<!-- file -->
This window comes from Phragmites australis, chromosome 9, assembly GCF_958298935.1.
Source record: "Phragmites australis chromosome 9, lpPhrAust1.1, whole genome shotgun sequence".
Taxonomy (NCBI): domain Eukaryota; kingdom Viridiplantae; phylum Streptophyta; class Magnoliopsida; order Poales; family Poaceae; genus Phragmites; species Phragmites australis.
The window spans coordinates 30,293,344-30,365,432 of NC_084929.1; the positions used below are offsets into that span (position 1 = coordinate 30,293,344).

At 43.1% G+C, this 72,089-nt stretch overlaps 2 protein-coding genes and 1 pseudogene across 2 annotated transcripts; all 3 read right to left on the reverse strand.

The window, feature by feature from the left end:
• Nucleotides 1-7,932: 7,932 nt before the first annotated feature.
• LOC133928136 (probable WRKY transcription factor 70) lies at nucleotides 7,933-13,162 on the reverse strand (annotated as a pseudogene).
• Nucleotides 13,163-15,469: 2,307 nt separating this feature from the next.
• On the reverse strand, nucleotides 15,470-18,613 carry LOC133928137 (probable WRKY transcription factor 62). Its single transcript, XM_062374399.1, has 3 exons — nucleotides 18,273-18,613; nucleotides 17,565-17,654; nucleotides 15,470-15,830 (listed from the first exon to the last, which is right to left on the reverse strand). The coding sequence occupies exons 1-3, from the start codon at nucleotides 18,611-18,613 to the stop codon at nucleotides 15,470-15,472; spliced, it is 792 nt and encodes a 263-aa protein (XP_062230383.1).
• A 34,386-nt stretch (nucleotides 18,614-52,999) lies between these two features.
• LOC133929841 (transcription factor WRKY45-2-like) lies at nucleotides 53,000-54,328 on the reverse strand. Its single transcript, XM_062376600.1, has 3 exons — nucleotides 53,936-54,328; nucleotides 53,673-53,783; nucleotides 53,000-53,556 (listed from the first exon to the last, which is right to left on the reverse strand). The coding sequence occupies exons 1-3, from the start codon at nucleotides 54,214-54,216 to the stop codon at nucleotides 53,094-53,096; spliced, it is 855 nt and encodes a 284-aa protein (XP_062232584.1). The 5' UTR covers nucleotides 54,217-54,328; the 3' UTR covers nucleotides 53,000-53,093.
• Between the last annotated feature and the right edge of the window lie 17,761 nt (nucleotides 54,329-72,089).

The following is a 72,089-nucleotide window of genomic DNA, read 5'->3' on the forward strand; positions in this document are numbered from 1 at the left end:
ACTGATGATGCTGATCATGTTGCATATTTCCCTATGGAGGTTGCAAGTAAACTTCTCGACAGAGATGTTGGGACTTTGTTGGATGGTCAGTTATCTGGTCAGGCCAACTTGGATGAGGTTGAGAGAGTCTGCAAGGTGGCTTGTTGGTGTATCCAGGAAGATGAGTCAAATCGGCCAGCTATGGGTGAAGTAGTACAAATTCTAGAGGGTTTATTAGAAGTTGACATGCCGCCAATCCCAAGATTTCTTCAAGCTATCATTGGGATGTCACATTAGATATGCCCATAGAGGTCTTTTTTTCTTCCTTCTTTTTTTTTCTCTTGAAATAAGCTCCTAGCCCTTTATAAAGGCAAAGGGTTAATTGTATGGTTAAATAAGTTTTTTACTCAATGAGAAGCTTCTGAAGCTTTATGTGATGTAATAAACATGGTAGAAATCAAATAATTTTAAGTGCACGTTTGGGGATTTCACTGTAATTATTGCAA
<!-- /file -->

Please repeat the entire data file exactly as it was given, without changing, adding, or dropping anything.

This window comes from Phragmites australis, chromosome 9, assembly GCF_958298935.1.
Source record: "Phragmites australis chromosome 9, lpPhrAust1.1, whole genome shotgun sequence".
Taxonomy (NCBI): domain Eukaryota; kingdom Viridiplantae; phylum Streptophyta; class Magnoliopsida; order Poales; family Poaceae; genus Phragmites; species Phragmites australis.
The window spans coordinates 30,293,344-30,365,432 of NC_084929.1; the positions used below are offsets into that span (position 1 = coordinate 30,293,344).

At 43.1% G+C, this 72,089-nt stretch overlaps 2 protein-coding genes and 1 pseudogene across 2 annotated transcripts; all 3 read right to left on the reverse strand.

The window, feature by feature from the left end:
• Nucleotides 1-7,932: 7,932 nt before the first annotated feature.
• LOC133928136 (probable WRKY transcription factor 70) lies at nucleotides 7,933-13,162 on the reverse strand (annotated as a pseudogene).
• Nucleotides 13,163-15,469: 2,307 nt separating this feature from the next.
• On the reverse strand, nucleotides 15,470-18,613 carry LOC133928137 (probable WRKY transcription factor 62). Its single transcript, XM_062374399.1, has 3 exons — nucleotides 18,273-18,613; nucleotides 17,565-17,654; nucleotides 15,470-15,830 (listed from the first exon to the last, which is right to left on the reverse strand). The coding sequence occupies exons 1-3, from the start codon at nucleotides 18,611-18,613 to the stop codon at nucleotides 15,470-15,472; spliced, it is 792 nt and encodes a 263-aa protein (XP_062230383.1).
• A 34,386-nt stretch (nucleotides 18,614-52,999) lies between these two features.
• LOC133929841 (transcription factor WRKY45-2-like) lies at nucleotides 53,000-54,328 on the reverse strand. Its single transcript, XM_062376600.1, has 3 exons — nucleotides 53,936-54,328; nucleotides 53,673-53,783; nucleotides 53,000-53,556 (listed from the first exon to the last, which is right to left on the reverse strand). The coding sequence occupies exons 1-3, from the start codon at nucleotides 54,214-54,216 to the stop codon at nucleotides 53,094-53,096; spliced, it is 855 nt and encodes a 284-aa protein (XP_062232584.1). The 5' UTR covers nucleotides 54,217-54,328; the 3' UTR covers nucleotides 53,000-53,093.
• Between the last annotated feature and the right edge of the window lie 17,761 nt (nucleotides 54,329-72,089).

The following is a 72,089-nucleotide window of genomic DNA, read 5'->3' on the forward strand; positions in this document are numbered from 1 at the left end:
ACTGATGATGCTGATCATGTTGCATATTTCCCTATGGAGGTTGCAAGTAAACTTCTCGACAGAGATGTTGGGACTTTGTTGGATGGTCAGTTATCTGGTCAGGCCAACTTGGATGAGGTTGAGAGAGTCTGCAAGGTGGCTTGTTGGTGTATCCAGGAAGATGAGTCAAATCGGCCAGCTATGGGTGAAGTAGTACAAATTCTAGAGGGTTTATTAGAAGTTGACATGCCGCCAATCCCAAGATTTCTTCAAGCTATCATTGGGATGTCACATTAGATATGCCCATAGAGGTCTTTTTTTCTTCCTTCTTTTTTTTTCTCTTGAAATAAGCTCCTAGCCCTTTATAAAGGCAAAGGGTTAATTGTATGGTTAAATAAGTTTTTTACTCAATGAGAAGCTTCTGAAGCTTTATGTGATGTAATAAACATGGTAGAAATCAAATAATTTTAAGTGCACGTTTGGGGATTTCACTGTAATTATTGCAA